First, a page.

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Downloading Free Game Causes $30 Data Overage Fee


PORTSMOUTH, Va. — Local teenage gamer Derek Burns invoked a fee after downloading Warzone, the free add-on to Call of Duty, that caused severe data overage charges from his parent’s internet provider. 

“Free game my ass,” said Patricia Burns, Derek’s very annoyed mother. “We fought about him downloading that thing for two weeks before he finally convinced me it was free. Now I got this month’s internet bill and there’s a new charge right on there! My son is a liar and I’m afraid I no longer love him as much after this. He lied right to my face.” 

The game’s installation required an estimated 90 gigabytes of data, which caused the household’s monthly usage to be well beyond the allotted amount. 

“Look, this is completely off the record,” said Charles Armstrong, an executive at Cox who wished to remain anonymous. “But that’s our whole racket. Get you on a plan and then we can hit you for overage fees. You get a couple unsupervised kids with smartphones and consoles, you can really rake it in. Hey, what are you writing down? You’re not my doorman!”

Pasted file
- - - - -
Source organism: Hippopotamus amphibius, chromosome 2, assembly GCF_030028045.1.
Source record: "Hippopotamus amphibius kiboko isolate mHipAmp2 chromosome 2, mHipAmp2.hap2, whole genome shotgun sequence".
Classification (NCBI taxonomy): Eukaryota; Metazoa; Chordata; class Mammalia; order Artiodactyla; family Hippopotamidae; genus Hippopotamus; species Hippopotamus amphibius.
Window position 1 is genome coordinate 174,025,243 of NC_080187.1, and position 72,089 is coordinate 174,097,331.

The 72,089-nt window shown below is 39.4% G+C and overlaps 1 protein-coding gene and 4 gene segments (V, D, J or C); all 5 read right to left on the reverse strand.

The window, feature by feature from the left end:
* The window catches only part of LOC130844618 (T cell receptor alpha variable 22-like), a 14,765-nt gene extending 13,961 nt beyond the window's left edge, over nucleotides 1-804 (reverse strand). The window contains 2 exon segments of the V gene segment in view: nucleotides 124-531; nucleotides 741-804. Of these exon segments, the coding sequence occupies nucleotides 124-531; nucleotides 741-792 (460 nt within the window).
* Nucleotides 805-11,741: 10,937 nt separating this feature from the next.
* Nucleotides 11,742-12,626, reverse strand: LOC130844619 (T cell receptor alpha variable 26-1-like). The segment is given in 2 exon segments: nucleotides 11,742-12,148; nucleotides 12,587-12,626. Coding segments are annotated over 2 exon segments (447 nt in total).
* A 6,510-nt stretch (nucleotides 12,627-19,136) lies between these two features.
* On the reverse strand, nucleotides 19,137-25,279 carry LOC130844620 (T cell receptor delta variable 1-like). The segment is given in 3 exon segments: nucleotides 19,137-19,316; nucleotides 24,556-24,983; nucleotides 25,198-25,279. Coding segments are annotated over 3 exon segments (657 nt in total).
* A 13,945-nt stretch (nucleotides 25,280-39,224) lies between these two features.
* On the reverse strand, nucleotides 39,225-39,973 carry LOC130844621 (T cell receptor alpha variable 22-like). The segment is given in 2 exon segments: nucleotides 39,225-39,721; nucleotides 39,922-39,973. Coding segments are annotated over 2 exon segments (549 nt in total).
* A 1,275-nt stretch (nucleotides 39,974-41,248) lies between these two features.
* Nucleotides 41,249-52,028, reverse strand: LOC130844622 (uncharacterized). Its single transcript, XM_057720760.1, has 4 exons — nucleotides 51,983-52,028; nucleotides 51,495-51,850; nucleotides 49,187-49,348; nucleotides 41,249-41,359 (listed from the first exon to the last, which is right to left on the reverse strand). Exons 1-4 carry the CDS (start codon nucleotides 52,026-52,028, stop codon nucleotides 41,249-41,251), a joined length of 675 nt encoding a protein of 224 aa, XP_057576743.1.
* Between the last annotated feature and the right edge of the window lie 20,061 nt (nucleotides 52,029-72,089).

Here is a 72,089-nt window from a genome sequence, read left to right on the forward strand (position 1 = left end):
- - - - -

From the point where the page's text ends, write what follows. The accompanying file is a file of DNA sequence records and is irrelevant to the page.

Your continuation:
Having learned to no longer trust what her son tells her, Patricia says that Derek has been grounded from all of his devices, and will now spend the rest of the summer contemplating the ways in which he let down his family. 

“Thanks for everything guys,” said Burns. “I probably should have considered the specific policies of my particular ISP service and which pricing plan my parents were on when I saw that free game advertised on the storefront. Could you tell all of the adults at the video game and cable companies that this 13 year old is sorry I won’t be able to play Warzone now? Boy, I really blew it this time.”

As of press time, Burns was offering to mow lawns in the neighborhood to help pay back the money the free game cost his mother.